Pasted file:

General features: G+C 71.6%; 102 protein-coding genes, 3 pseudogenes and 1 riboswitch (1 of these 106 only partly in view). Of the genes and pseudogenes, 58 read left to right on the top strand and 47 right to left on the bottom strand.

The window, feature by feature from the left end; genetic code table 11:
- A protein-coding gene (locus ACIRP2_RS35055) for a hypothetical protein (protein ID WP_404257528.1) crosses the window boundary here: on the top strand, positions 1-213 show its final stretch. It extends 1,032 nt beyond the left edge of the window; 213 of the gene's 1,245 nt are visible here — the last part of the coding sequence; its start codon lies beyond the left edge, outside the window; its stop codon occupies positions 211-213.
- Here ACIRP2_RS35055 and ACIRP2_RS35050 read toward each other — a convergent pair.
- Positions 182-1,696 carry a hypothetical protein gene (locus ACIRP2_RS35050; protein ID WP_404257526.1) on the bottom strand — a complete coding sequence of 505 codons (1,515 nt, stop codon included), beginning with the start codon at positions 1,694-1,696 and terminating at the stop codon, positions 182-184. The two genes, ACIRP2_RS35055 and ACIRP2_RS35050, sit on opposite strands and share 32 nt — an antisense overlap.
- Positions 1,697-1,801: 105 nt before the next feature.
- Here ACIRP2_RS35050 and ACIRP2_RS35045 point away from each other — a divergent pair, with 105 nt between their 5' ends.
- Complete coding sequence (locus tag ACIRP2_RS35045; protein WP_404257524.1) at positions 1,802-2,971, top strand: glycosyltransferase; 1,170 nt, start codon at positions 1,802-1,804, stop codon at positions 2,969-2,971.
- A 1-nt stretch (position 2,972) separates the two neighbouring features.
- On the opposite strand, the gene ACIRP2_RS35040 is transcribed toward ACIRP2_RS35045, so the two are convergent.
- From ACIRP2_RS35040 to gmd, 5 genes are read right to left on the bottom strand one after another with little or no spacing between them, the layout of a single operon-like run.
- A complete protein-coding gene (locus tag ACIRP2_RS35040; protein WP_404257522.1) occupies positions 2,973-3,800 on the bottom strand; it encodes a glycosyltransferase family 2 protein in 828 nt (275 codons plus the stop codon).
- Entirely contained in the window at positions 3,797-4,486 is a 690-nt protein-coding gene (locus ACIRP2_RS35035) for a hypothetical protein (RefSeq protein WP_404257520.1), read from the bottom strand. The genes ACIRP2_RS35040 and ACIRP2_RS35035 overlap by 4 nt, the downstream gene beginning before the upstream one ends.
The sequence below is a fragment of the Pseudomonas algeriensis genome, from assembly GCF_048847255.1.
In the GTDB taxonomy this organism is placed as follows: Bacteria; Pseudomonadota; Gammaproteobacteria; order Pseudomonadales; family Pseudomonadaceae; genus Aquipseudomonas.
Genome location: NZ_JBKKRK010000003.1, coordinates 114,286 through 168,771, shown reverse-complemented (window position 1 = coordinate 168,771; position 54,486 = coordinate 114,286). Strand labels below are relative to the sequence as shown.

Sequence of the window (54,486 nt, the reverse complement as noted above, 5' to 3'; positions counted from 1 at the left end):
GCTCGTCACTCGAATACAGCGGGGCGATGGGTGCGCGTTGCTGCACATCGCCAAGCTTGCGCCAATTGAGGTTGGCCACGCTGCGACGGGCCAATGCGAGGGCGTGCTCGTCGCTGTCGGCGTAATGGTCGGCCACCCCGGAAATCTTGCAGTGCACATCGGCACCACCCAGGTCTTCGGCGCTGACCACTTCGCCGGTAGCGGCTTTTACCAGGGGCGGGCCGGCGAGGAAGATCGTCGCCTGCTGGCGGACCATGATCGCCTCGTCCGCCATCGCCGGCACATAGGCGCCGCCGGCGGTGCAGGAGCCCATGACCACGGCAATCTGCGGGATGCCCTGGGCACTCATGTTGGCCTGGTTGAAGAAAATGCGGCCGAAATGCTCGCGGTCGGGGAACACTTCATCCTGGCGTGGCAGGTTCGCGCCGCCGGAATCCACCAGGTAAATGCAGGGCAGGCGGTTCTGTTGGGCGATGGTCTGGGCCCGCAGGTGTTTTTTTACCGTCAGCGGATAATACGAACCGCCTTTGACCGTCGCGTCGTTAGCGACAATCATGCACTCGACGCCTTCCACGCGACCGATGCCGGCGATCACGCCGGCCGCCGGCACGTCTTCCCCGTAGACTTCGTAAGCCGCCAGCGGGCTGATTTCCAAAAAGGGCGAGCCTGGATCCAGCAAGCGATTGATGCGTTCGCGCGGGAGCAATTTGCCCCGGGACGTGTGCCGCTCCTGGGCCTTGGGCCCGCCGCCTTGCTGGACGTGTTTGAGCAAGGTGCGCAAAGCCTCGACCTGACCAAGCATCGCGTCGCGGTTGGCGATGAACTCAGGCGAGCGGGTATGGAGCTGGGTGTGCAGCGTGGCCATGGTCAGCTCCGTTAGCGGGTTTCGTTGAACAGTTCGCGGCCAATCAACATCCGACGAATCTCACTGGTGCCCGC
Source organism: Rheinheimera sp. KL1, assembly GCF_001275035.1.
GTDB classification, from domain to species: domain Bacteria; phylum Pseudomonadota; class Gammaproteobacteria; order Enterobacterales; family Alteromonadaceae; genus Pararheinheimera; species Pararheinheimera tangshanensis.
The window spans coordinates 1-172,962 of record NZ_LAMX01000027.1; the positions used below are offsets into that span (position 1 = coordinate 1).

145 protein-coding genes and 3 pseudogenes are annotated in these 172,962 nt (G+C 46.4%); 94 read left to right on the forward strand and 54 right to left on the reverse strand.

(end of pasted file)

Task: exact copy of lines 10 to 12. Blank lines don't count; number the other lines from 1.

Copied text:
- On the opposite strand, the gene ACIRP2_RS35040 is transcribed toward ACIRP2_RS35045, so the two are convergent.
- From ACIRP2_RS35040 to gmd, 5 genes are read right to left on the bottom strand one after another with little or no spacing between them, the layout of a single operon-like run.
- A complete protein-coding gene (locus tag ACIRP2_RS35040; protein WP_404257522.1) occupies positions 2,973-3,800 on the bottom strand; it encodes a glycosyltransferase family 2 protein in 828 nt (275 codons plus the stop codon).